The decline in the sea ice extent in May and June of 2010 appeared to be extremely fast. According to NSIDC,
Arctic sea ice extent averaged 13.10 million square kilometers (5.06 million square miles) for the month of May, 500,000 square kilometers (193,000 square miles) below the 1979 to 2000 average. The rate of ice extent decline for the month was -68,000 kilometers (-26,000 square miles) per day, almost 50% more than the average rate of -46,000 kilometers (18,000 square miles) per day. This rate of loss is the highest for the month of May during the satellite record.
However, later on the same page, they also state under Conditions in Context:
As we noted in our May post, several regions of the Arctic experienced a late-season spurt in ice growth. As a result, ice extent reached its seasonal maximum much later than average, and in turn the melt season began almost a month later than average. As ice began to decline in April, the rate was close to the average for that time of year.
In sharp contrast, ice extent declined rapidly during the month of May. Much of the ice loss occurred in the Bering Sea and the Sea of Okhotsk, indicating that the ice in these areas was thin and susceptible to melt. Many polynyas, areas of open water in the ice pack, opened up in the regions north of Alaska, in the Canadian Arctic Islands, and in the Kara and Barents and Laptev seas.
This latter observation that the seasonal maximum was reached later in the season and the melt season started later is important. Regardless of specific annual weather conditions, May and June are melt season months in the Arctic. Furthermore, if there is more ice available, then it stands to reason that more melting will take place. What might a better way to look at the data than simply plotting the total extent?
From the JAXA site:
Why not graph the rate of change, as well? In particular, because a wider extent will naturally imply a higher areal melt under the same melting conditions, it makes sense to look at the daily percentage change.
To do this, I downloaded the JAXA daily ice data into R (from 2002 to the present). For convenience purposes, December 31 was deleted from both 2004 and 2008 to reduce the number of days to 365. The percentage change was calculated for each day for which the corresponding data was available. No infilling was done for missing data. The data was plotted:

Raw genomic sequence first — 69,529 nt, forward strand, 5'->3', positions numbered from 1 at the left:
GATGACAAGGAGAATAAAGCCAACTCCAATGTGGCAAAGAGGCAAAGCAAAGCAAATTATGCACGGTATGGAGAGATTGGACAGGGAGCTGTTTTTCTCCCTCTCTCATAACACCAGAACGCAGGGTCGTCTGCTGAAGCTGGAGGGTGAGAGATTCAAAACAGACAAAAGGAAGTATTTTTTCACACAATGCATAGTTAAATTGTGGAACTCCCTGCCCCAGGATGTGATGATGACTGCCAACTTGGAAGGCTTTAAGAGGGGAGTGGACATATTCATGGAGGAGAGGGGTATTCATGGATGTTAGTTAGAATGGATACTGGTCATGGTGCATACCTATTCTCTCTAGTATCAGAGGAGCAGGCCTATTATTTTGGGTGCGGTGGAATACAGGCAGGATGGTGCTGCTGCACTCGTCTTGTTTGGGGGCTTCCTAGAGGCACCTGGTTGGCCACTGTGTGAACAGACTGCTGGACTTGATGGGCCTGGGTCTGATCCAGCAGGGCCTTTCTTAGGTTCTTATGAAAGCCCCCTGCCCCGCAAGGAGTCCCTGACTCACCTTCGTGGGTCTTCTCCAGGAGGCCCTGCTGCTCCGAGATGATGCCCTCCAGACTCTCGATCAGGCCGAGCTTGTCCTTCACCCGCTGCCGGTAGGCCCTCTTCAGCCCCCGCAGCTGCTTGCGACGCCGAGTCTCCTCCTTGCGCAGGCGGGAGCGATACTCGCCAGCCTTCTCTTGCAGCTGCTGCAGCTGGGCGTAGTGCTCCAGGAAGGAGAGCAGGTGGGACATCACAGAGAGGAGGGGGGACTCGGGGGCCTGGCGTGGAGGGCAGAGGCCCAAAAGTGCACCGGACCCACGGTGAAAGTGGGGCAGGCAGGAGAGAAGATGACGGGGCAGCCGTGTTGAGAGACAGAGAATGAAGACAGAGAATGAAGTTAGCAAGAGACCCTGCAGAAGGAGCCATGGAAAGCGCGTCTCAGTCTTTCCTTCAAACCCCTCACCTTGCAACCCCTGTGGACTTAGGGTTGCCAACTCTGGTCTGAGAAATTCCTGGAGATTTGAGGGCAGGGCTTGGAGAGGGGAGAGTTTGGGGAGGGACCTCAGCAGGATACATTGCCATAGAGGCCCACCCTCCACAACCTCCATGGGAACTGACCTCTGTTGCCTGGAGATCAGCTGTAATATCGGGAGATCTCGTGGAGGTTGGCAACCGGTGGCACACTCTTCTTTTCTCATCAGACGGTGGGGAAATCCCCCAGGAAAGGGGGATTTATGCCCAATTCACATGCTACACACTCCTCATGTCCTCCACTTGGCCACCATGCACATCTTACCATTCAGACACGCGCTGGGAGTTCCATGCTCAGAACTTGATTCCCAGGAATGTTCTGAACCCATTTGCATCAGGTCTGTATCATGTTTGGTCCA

(Click graph for larger version)
Here, all of the years prior to 2010 are plotted in gray and the current year in red. The plot gives graphic insight into the patterns of thawing and freezing: the thaw season goes from roughly mid-March to mid-September. The very high variability in October is likely due to a reasonably similar annual speed of recovery which is expressed as a percentage of quite varied minima starting points in September.
How does 2010 compare in May and June? For May, it is somewhat toward the lower part the combined record, but I would not classify it as extreme in any way. June was definitely below the other recent years during three periods of several days each. What will July and August look like? I guess we will have to wait and see…
The R script follows:
#get latest JAXA extent data
iceurl = url("http://www.ijis.iarc.uaf.edu/seaice/extent/plot.csv")
latest = read.csv(iceurl,header=F,na.strings="-9999")
colnames(latest) = c("month","day","year","ext")
#remove Dec 31, 2004 and 2008 (extra leap year day) for convenience
#fill in with missing values for early part of 2002 (for convenience)
arc.ext = latest$ext
which((latest$month==12)&(latest$day==31)) # 214 579 945 1310 1675 2040 2406 2771 3136
arc.ext = arc.ext[-c(945,2406)]
arc.ext = c(rep(NA,365-214),arc.ext)
#length(arc.ext)/365 # 9
#calculate changes as % of current value
#form matrix with 9 columns (one for each year)
pct.change = matrix(100*c(diff(arc.ext),NA)/arc.ext,ncol=9)
#years 2002 to 2009 as gray background
#year 2010 in red
#add month boundaries
modays = c(31,28,31,30,31,30,31,31,30,31,30,31)
matplot(pct.change[,1:9],type="l",main ="Arctic ice Extent Change Relative to Area",xlab="Day",
ylab="Daily % Change", col=c(rep("grey",8),"red"),lty=1)
text(x =14+c(0,cumsum(modays)[-12]),y =c(rep(3,9),rep(-1,3)), labels=month.abb,col="blue")